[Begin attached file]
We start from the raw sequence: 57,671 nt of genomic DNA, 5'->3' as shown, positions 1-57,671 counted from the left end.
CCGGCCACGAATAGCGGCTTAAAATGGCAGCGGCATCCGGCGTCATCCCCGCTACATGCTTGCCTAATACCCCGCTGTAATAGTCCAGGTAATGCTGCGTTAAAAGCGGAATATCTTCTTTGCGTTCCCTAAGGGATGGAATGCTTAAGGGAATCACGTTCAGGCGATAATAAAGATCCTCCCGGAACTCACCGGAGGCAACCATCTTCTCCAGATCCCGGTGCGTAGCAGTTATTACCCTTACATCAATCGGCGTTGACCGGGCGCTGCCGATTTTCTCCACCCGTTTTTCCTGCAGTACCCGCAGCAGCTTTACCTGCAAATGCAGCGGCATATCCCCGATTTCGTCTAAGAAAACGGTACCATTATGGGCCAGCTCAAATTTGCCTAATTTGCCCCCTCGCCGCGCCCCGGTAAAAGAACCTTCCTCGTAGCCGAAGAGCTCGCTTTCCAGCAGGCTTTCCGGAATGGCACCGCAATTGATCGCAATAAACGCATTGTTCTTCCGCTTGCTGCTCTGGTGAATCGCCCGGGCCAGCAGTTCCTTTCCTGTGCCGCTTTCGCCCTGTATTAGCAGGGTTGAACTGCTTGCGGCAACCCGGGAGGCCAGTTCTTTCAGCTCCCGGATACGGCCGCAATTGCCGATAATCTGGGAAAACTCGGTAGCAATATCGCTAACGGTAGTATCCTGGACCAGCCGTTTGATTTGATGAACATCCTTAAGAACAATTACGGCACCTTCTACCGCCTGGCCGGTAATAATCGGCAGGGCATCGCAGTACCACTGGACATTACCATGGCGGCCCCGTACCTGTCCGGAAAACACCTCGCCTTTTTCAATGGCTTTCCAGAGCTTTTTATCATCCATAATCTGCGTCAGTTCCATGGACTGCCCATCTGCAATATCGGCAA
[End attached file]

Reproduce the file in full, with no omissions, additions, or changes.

We start from the raw sequence: 57,671 nt of genomic DNA, 5'->3' as shown, positions 1-57,671 counted from the left end.
CCGGCCACGAATAGCGGCTTAAAATGGCAGCGGCATCCGGCGTCATCCCCGCTACATGCTTGCCTAATACCCCGCTGTAATAGTCCAGGTAATGCTGCGTTAAAAGCGGAATATCTTCTTTGCGTTCCCTAAGGGATGGAATGCTTAAGGGAATCACGTTCAGGCGATAATAAAGATCCTCCCGGAACTCACCGGAGGCAACCATCTTCTCCAGATCCCGGTGCGTAGCAGTTATTACCCTTACATCAATCGGCGTTGACCGGGCGCTGCCGATTTTCTCCACCCGTTTTTCCTGCAGTACCCGCAGCAGCTTTACCTGCAAATGCAGCGGCATATCCCCGATTTCGTCTAAGAAAACGGTACCATTATGGGCCAGCTCAAATTTGCCTAATTTGCCCCCTCGCCGCGCCCCGGTAAAAGAACCTTCCTCGTAGCCGAAGAGCTCGCTTTCCAGCAGGCTTTCCGGAATGGCACCGCAATTGATCGCAATAAACGCATTGTTCTTCCGCTTGCTGCTCTGGTGAATCGCCCGGGCCAGCAGTTCCTTTCCTGTGCCGCTTTCGCCCTGTATTAGCAGGGTTGAACTGCTTGCGGCAACCCGGGAGGCCAGTTCTTTCAGCTCCCGGATACGGCCGCAATTGCCGATAATCTGGGAAAACTCGGTAGCAATATCGCTAACGGTAGTATCCTGGACCAGCCGTTTGATTTGATGAACATCCTTAAGAACAATTACGGCACCTTCTACCGCCTGGCCGGTAATAATCGGCAGGGCATCGCAGTACCACTGGACATTACCATGGCGGCCCCGTACCTGTCCGGAAAACACCTCGCCTTTTTCAATGGCTTTCCAGAGCTTTTTATCATCCATAATCTGCGTCAGTTCCATGGACTGCCCATCTGCAATATCGGCAA